Ypsilanti residents narrowly approve charter amendment
Ypsilanti voters surprised elected officials by choosing to explore a general revision of the city charter.
According to City Clerk Ed Golembiewski, the proposal was approved by 98 votes. The unofficial tally had 51.2 percent, or 2,083 of residents voting in favor, and 48.8 percent, or 1,985, voting against the proposal.
Per the 1994 city charter, the question is required to appear before voters every eight election cycles or 16 years. Voters also selected a charter commission comprised of nine residents to develop a new charter.
Five residents appeared on the ballot and were selected. They were Cheryl Farmer, James Hawkins, Karen Quinlan-Valvo, John Gawlas and William Fennel.
According to an unofficial tally from the Washtenaw County Clerk's Office, voters also selected write-in candidates James Fink, Robert Doyle, Peter Fletcher and Kim Porter-Hoppe to serve on the commission. Rodney Nanney and Karen McConnell didn't receive enough votes.
The committee will have 90 meeting days to develop a new charter, or it can decide after several meetings the charter doesn't need to be changed.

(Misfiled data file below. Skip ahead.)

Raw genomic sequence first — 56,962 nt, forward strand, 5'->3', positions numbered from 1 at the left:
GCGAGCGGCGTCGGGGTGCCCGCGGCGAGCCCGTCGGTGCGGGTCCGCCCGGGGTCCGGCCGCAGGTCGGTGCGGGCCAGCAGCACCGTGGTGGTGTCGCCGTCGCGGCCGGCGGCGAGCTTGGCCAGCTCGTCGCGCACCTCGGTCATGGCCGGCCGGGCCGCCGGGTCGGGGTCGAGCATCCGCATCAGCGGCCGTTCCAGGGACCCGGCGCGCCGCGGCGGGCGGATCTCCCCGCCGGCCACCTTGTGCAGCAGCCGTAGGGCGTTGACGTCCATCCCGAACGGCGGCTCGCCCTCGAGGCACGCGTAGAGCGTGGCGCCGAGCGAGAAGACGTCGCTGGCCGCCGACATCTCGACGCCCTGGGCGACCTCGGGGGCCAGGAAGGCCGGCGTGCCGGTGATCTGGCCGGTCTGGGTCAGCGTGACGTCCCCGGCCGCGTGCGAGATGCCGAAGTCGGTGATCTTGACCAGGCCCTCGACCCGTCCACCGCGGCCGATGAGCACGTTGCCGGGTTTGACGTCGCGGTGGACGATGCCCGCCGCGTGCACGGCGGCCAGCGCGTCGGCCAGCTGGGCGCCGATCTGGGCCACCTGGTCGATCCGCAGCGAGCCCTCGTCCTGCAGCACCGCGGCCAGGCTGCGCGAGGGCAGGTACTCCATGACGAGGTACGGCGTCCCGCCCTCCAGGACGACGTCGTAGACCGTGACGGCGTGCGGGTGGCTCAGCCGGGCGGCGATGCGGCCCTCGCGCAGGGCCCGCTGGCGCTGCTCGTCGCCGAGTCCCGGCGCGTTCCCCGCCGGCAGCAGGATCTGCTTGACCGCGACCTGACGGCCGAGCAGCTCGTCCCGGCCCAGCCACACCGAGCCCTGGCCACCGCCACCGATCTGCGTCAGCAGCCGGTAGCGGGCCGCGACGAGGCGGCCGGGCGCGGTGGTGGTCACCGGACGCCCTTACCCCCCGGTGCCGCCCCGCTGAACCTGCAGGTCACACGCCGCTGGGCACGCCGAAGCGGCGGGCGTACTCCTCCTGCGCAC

No schedule or time frame is provided on when or how frequently those 90 meetings must happen. The proposed charter would then go in front of voters no less than 60 days after it was developed. If the proposed charter isn't approved by residents, then the current charter will remain in place.
All city council members publicly expressed opposition to the idea of revisiting the current charter. This is the first time since its implementation 16 years ago that voters have considered a revision, and several council members previously said there hasn’t been enough time to judge if such a measure is necessary.
Mayor Paul Schreiber said he hadn't heard of anyone who thought the charter needed a revision.
“I didn’t see it coming, this is a surprise,” he said. “I haven’t talked to anybody who has gotten in my face about why we need a new charter.”
He added he thought the current charter has many strengths.
Council Member Brian Robb previously said he thought any parts of the charter that were of concern could be addressed with a special election.
“I was stunned when I was watching that one come in,” he said. “It will be interesting to see what they do given the make up of who’s on the commission. There’s plenty of room for mischief.”
Tom Perkins is a freelance writer for AnnArbor.com. Reach the news desk at email@example.com or 734-623-2530.